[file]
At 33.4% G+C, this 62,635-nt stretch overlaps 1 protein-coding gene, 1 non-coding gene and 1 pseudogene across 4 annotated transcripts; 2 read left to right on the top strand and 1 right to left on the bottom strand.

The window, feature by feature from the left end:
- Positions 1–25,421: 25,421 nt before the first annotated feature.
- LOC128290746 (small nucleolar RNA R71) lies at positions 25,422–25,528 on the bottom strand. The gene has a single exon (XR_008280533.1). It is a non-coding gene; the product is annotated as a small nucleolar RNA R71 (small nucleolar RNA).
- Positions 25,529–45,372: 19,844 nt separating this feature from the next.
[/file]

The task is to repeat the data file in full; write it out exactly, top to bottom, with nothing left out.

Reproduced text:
At 33.4% G+C, this 62,635-nt stretch overlaps 1 protein-coding gene, 1 non-coding gene and 1 pseudogene across 4 annotated transcripts; 2 read left to right on the top strand and 1 right to left on the bottom strand.

The window, feature by feature from the left end:
- Positions 1–25,421: 25,421 nt before the first annotated feature.
- LOC128290746 (small nucleolar RNA R71) lies at positions 25,422–25,528 on the bottom strand. The gene has a single exon (XR_008280533.1). It is a non-coding gene; the product is annotated as a small nucleolar RNA R71 (small nucleolar RNA).
- Positions 25,529–45,372: 19,844 nt separating this feature from the next.